SCAM SAFETY: When it comes to dealing with a potential scam artist, the Illinois Attorney General has one simple piece of advice for people: Just hang up.
CITY COUNCIL: Ridgeview Subdivision got a vote of confidence from the Quincy City Council on Tuesday night. Aldermen heard some of the same concerns about traffic congestion and safety concerns that had been raised at a Quincy Plan Commission hearing.
COUNTY BOARD: The chairman of the Adams County Finance Committee hopes that contract negotiations with the county's bargaining units are complete by the end of October in order to make the necessary adjustments to the county's proposed budget.
AMBULANCE BOARD: Returns from an in-house billing system appear to be giving Adams County Ambulance officials a sigh of relief.
MALLADY FEDERAL CHARGES: A Quincy man who twice was arrested on methamphetamine charges this year has had federal drug charges filed against him.
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ILLINI WEST: Illini West School Board held a special meeting Tuesday night to review building survey results. The results will be released at next week's board meeting, and board members will set a public forum to discuss the survey.
PCC: Pittsfield City Council met Tuesday night and approved a one-time contribution, rather than a tax increase, to help the Park Board.
ILLINOIS PENSIONS-CULLERTON: A solution to the Illinois pension crisis could be reached during the fall legislative session, even if the committee tasked with solving the crisis remains split, Senate President John Cullerton said.
ILLINOIS GUN-LEGISLATION: Chicago's top leaders are launching an aggressive push for legislation that will increase gun crime penalties, billing it as a way to combat the city's persistent street violence.
SMALL TOWN SWINDLE: Officials of the northern Illinois city of Dixon are poised to approve a $40 million settlement in connection with former comptroller Rita Crundwell's theft of millions of dollars in public money.
MISSOURI-TEEN SEXUAL ASSAULT CASE: A woman who says her family was forced to move from a northwest Missouri town after her 14-year-old daughter was plied with alcohol and sexually assaulted nearly two years ago disputed authorities' claims that she and her daughter stopped cooperating with investigators.
MISSOURI-EXECUTION DRUG: Now that Missouri has decided against using the anesthetic propofol, the state faces a dwindling list of options as it seeks to restart the death penalty.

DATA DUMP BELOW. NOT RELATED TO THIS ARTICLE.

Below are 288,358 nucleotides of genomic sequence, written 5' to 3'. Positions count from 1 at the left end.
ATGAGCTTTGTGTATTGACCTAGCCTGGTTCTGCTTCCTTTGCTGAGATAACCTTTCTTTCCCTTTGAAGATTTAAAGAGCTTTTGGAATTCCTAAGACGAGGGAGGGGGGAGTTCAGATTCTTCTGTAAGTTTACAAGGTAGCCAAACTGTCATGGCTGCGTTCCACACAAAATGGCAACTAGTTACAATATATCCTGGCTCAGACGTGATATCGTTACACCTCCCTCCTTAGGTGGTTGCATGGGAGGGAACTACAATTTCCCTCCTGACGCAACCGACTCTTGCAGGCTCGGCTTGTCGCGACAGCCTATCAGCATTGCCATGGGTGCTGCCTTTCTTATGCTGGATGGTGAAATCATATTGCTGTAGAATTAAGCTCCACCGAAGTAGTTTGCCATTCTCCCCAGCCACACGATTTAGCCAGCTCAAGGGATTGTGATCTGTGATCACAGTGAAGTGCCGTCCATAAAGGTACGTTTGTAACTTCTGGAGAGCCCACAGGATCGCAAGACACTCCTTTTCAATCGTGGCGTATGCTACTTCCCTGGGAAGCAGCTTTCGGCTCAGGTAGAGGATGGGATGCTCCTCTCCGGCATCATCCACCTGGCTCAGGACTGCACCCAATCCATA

ZOOKEEPER KILLED: Dickerson Park Zoo in Springfield responded to concerns raised by inspectors about the handling of elephants long before a zookeeper was killed by an elephant last week, zoo officials said.
EVENT CANCELED: Mark Twain Lake Halloween event canceled due to federal government shutdown.
BRIEFLY: Authorities have released the name of a 52-year-old woman who died after a fatal house fire in far-southern Illinois; Officials in a northern Illinois county say they've managed to get rid of a bat infestation in the old Lee County Courthouse; The Illinois Department on Aging says seniors and disabled people can get free help enrolling in Medicare; State lawmakers are scheduled to hear concerns raised by faculty and labor leaders about the possible consolidation of the University of Illinois' School of Labor and Employment Relations with another school on campus; The Abraham Lincoln Library and Museum is marking the 150th anniversary of the Gettysburg Address.

FITCH RATINGS: Fitch credit rating agency warns that it is reviewing the U.S. government's AAA credit rating for a possible downgrade, citing the impasse in Washington that has raised the threat of a default on the nation's debt.
FERTILIZER PLANT: Illinois and Iowa are not the only states being considered as the possible home of a $1.2 billion fertilizer plant, Gov. Pat Quinn said.
APPLE-BURBERRY: Style matters. That's something Apple has always known. Its   stores shape consumer perceptions about its devices, and now the company is entrusting the management of its retail operation to Angela Ahrendts, a respected executive who combined a touch of glamour with technological savvy to re-establish Burberry as one of the world's most luxurious brands.